What’s driving the world’s leading international hubs?
The list of leading international airports is a highly dynamic one, reflecting the broad shifts occurring in the global economy.
This piece is taken from the Nov-2010 edition of Airline Leader. Click here to view and subscribe to the full publication.
Airports thrive on international passengers. They make more valuable contribution to an airport's overall revenue than domestic passengers, helping to drive airport retailing and a range of related services. Not surprisingly, airports aggressively court airlines to add new or expanded international services. Crucially for suppliers and investors, the list of leading international airports, is a highly dynamic one, reflecting the broad shifts occurring in the global economy. And equally, the trends in international airport growth faithfully track the evolution of the global industry.
London Heathrow is by far the world's leading international airport, topping 60 million passengers last year. The gap to second-placed paris CDG is, however, closing as its hub role grow. In 2001, Paris CDG handled 43.8 million passengers - or around 80% of Heathrow's 53.8 million. By 2009, Paris had accelerated to 53 million international passengers - or 87% of Heathrow's 60.6 million. The gap is expected to continue to close this decade, as Heathrow's capacity remains capped, while plans for a third runway have stalled.
In contrast, Paris and rising star Dubai have great flexibility to grow capacity and position for bigger slice of the global international aviation market.
Fastest Growing Airports by International PAX: 2001 vs 2009
Dubai has soared 20 places up the world ranking since 2001, when it handled just 12.4 million international passengers. Handling an astonishing 40.1 million last year, Dubai is set set to leapfrog Amsterdam this year and challenges Frankfurt and Hong Kong as the word's third busiest international hub in 2011. The Emirates growth story is a large part of Dubai 's ascent, but the Middle East hub is increasingly attracting new airline and it now has one of the most diverse airline customer lists of airports worldwide (with around 105 in total - only Paris, Frankfurt and Rome Fiumicino have more), a solid endorsement of the value of the UAE's open skeis regime.
But outstripping even Dubai since 2001 has been the spectacular growth of the smaller Doha. Fuelled by Qatar Airways' aggressive expansion, Doha' s international traffic has risen 376% from 2.8 million in 2001 to 13.1 million last year. Growth of around 15-20% in 2010 is likely.
Istanbul Ataturk is another new entrant to the world's busiest international airports club, surging into 20th place with 18.4 million international passengers – more than doubling from the 8.8 million passengers handled in 2001. Also in Turkey, reflecting the rapid expansion of flag carrier Turkish Airlines, is Antalya Airport, which handled 15.2 million international passengers last year, up 76.1% from 2001.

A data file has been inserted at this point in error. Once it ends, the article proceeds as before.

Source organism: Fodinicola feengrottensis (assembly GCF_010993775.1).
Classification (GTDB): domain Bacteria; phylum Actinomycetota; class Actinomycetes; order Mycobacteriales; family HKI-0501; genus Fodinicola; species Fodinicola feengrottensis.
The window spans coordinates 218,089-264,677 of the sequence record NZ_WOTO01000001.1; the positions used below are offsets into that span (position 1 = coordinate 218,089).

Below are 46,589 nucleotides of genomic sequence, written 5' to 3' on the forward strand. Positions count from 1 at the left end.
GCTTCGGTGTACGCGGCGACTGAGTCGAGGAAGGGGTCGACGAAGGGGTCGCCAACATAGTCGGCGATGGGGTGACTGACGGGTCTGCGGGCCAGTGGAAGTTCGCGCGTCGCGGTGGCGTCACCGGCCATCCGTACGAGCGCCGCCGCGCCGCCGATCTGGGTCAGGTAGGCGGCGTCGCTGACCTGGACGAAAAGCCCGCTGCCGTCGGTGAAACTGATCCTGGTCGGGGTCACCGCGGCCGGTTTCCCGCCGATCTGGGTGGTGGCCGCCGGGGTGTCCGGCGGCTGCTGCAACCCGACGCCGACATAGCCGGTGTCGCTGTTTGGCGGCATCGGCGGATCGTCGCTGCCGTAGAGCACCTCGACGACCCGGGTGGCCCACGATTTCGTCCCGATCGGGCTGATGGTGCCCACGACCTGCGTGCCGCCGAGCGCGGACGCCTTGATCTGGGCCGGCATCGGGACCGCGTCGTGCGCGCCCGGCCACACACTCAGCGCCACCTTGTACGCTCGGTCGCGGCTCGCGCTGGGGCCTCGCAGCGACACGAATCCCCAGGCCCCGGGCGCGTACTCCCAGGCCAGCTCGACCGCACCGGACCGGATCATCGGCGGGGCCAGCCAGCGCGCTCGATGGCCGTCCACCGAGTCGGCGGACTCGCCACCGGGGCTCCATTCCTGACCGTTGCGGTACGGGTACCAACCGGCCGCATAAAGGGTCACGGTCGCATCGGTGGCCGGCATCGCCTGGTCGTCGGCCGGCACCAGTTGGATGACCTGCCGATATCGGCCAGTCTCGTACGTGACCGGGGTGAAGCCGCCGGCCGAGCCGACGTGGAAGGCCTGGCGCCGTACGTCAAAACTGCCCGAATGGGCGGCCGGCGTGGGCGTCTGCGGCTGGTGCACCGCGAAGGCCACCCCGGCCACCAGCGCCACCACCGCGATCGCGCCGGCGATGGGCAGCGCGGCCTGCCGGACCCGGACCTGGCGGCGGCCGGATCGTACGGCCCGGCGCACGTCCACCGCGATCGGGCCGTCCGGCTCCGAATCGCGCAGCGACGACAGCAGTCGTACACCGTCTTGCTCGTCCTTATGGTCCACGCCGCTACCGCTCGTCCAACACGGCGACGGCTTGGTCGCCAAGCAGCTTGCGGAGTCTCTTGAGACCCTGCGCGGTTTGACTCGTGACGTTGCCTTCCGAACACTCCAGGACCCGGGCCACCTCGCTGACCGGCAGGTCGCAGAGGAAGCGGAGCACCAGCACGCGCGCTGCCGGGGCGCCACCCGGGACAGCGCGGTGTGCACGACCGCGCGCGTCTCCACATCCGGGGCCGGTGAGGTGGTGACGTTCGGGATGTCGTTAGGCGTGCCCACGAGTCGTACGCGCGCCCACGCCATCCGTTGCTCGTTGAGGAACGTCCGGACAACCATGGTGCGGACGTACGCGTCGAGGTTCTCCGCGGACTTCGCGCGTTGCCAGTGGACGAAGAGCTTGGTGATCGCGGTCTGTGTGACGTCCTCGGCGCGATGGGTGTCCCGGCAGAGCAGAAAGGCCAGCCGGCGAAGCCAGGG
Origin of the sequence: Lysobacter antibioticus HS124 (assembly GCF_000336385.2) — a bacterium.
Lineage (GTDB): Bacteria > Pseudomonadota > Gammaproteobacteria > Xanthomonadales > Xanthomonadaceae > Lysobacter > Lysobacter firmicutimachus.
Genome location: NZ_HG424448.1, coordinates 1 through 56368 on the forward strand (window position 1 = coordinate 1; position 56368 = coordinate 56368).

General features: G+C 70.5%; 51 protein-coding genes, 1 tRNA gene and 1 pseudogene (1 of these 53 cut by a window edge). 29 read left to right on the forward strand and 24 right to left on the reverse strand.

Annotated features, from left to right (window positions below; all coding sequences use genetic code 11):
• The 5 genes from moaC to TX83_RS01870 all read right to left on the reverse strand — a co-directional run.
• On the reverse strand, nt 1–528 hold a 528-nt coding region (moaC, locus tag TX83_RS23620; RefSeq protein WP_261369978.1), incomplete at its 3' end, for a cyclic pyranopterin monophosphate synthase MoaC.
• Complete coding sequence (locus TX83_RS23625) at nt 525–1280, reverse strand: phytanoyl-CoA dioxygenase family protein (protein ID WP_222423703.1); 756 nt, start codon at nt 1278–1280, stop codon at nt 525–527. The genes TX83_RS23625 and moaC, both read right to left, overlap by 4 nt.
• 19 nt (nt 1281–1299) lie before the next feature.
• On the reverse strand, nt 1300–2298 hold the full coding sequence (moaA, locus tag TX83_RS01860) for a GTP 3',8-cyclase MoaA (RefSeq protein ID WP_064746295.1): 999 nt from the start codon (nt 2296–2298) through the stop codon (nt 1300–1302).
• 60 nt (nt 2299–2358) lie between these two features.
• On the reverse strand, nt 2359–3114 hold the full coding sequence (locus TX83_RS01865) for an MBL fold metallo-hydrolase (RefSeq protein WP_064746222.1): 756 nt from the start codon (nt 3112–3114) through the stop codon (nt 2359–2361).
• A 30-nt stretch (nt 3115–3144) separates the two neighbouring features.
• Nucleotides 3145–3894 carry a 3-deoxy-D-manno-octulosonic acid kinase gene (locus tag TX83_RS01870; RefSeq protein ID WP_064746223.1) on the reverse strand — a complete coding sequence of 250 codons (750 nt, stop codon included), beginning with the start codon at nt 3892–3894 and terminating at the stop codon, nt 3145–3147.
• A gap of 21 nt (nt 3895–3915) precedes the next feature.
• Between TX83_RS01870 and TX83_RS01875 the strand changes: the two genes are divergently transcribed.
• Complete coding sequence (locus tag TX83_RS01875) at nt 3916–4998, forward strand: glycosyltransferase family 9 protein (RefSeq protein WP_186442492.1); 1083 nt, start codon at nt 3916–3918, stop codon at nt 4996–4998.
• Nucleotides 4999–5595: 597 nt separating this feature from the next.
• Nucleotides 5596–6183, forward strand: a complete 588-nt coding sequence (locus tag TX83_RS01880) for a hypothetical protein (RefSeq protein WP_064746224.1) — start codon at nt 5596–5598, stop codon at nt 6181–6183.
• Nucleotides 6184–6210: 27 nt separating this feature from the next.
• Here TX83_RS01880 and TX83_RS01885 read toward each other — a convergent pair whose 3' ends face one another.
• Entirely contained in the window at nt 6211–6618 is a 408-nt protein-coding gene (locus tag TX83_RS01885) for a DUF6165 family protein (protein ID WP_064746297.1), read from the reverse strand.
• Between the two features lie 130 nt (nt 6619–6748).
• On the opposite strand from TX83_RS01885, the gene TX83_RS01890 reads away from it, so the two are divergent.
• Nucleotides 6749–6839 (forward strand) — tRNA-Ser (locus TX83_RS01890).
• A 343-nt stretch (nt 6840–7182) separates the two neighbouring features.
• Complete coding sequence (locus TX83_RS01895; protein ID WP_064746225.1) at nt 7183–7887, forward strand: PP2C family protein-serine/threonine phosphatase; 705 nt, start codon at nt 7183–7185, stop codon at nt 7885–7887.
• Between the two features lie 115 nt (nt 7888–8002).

The Asia Pacific region generates much of the movement on the international leader board. Beijing Capital leapt into 33rd place with growth of 133% since 2001 to 14.1 million passengers. Beijing, with its massive domestic market, is now the world's third busiest airport (in terms of total throughput, behind Atlanta and Heathrow) and will climb into the World' s Top 30 internationally this year on the back of China's strong economic growth. Air China, China Southern and Hainan Airlines continue to expand their international networks from Beijing. Foreign carriers are also adding capacity to meet rising demand.
Kuala Lumpur was another star performer in Asia, almost exclusively as a result of AirAsia's remarkable growth last decade. The Malaysian low-cost carrier has catapulted the national gateway into 19th place on the world hub rankings, as 19.4 million international passengers passed through last year. AirAsia has focused its expansion on Southeast Asia, but is increasingly adding India and destinations in North Asia to its suite. AirAsia X will drive long-haul expansion to Australia/New Zealand, the Middle East, Europe and North America in coming years. Kuala Lumpur could easily reach the 30-million international passenger club by the end of this decade, taking it inside the world's Top 10.
South Korea's Incheon International Airport has also soared up the rankings from 23rd position in 2001 to 12th in 2009, as international passengers doubled to 28.1 million last year. Further growth up the rankings is possible in the near term (potentially leapfrogging Gatwick, Bangkok, Narita and Madrid this year or next), particularly if Japan and China liberalise aviation access to Korean carriers and LCCs gather some momentum in the sleepy North Asian triangle, as appears likely.